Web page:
In 2003, Rawat joined the Communications Research Centre (CRC), the research and development arm of Industry Canada, as executive vice-president. The CRC is Canada’s largest information and communications technologies (ICT) research and commercialization agency. In 2004, Rawat became the CRC’s first female president, overseeing hundreds of staff and tens of millions in funding. She managed interactions with other national telecom organizations, including the Radio Advisory Board and Canadian Wireless Telecommunications Association. During her tenure, the CRC brought broadband services to remote and underserved regions and advanced the technology supporting search-and-rescue satellite-aided tracking. Also under Rawat, the CRC created the first wireless-based cognitive radio-development platform in the world, which enabled networks to automatically identify and switch to available channels, permitting more communications to operate simultaneously (and with improved performance). She guided the CRC through increasing demands for broadband access, the rise of the digital economy and the integration of ICTs into public safety strategies and defence readiness as well as growing requirements for cybersecurity.

Much of Rawat’s work included promoting Canadian innovations at the international level and engaging in discussion with her ICT counterparts in other countries. She quickly became known for her evenhanded management and negotiation style. Rawat negotiated with organizations such as the Inter-American Telecommunication Commission (part of the Organization of American States) and the United States government’s Federal Communications Commission. She also served as co-chair of the Canada–US Radio Frequencies Negotiations Committee, which negotiated cross-border spectrum coordination treaties.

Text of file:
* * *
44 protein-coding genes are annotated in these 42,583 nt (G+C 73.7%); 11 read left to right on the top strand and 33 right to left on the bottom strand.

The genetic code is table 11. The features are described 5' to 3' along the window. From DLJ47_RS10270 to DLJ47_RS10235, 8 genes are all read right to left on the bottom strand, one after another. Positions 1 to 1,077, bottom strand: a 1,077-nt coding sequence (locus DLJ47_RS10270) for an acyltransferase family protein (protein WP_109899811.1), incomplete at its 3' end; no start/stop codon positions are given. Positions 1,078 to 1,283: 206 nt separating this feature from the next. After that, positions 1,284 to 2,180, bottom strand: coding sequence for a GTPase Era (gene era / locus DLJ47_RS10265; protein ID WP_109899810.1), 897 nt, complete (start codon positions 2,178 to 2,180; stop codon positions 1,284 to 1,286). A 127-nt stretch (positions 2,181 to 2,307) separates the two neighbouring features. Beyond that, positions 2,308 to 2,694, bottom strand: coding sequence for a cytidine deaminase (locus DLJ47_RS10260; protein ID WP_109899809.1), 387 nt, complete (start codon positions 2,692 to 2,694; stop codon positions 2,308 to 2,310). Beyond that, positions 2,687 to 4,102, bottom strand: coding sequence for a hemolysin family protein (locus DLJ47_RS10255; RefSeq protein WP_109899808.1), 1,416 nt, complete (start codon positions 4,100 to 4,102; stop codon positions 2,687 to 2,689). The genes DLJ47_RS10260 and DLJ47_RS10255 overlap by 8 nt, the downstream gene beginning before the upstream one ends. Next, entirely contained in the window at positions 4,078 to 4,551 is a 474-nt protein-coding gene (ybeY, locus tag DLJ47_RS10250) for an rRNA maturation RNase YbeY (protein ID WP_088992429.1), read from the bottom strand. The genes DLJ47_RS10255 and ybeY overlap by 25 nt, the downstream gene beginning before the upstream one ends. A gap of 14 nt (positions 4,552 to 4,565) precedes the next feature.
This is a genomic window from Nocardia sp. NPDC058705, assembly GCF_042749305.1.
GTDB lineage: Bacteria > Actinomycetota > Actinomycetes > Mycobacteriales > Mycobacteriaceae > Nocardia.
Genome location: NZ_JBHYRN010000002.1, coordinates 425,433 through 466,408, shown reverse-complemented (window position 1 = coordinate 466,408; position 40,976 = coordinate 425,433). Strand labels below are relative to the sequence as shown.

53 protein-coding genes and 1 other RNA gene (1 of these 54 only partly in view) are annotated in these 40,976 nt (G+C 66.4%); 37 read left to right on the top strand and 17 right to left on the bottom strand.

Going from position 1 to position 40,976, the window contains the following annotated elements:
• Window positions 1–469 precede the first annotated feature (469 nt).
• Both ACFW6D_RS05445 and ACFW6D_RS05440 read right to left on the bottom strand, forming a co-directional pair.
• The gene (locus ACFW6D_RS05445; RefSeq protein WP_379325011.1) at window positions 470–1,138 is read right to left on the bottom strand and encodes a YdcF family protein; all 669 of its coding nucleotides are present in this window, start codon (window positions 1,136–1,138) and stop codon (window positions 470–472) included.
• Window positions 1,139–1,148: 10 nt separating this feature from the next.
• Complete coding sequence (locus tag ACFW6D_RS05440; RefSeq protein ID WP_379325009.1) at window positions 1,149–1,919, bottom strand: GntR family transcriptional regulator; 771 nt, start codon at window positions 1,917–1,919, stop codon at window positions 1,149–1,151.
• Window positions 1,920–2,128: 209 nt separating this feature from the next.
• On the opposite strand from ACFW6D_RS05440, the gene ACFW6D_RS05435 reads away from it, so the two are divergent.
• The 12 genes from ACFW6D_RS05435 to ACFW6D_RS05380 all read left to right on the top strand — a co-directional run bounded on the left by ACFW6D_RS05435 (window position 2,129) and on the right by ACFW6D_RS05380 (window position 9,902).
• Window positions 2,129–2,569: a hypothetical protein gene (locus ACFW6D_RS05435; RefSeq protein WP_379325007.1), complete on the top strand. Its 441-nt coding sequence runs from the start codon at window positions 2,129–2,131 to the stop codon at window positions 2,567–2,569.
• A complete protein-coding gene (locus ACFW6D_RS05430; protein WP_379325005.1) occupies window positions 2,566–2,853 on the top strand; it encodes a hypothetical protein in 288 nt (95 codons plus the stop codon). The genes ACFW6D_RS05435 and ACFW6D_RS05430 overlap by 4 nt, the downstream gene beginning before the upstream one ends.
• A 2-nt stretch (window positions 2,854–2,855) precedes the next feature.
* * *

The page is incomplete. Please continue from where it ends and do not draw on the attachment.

Rawat also led Canadian delegations to, and negotiations with, the International Telecommunications Union (ITU), a United Nations agency specializing in ICTs. In 2003, Rawat became the first female, and first Canadian, to chair the ITU’s renowned World Radiocommunication Conference. As chair, she brought together nearly 200 delegates to deal with a record number of agenda items, including spectrum needs for business services and public services like defence radar and navigation. Rawat received the ITU’s Gold Medal from the secretary-general in recognition of her leadership. She later chaired the ITU’s Study Group for satellite services, which analyzed the use of satellites in emergency communications and as potential conduits for broadband connections.

As president of CRC, Rawat sought to empower Canadians of every geographic region and socio-economic stratum, striving to provide them with access to reliable voice, video and data networks. When she retired from the CRC in June 2011, the Spectrum, Information Technologies and Telecommunications assistant deputy minister stated that Rawat “ensured that [the] CRC [was] truly the government’s centre of excellence in communications R&D [research and development].”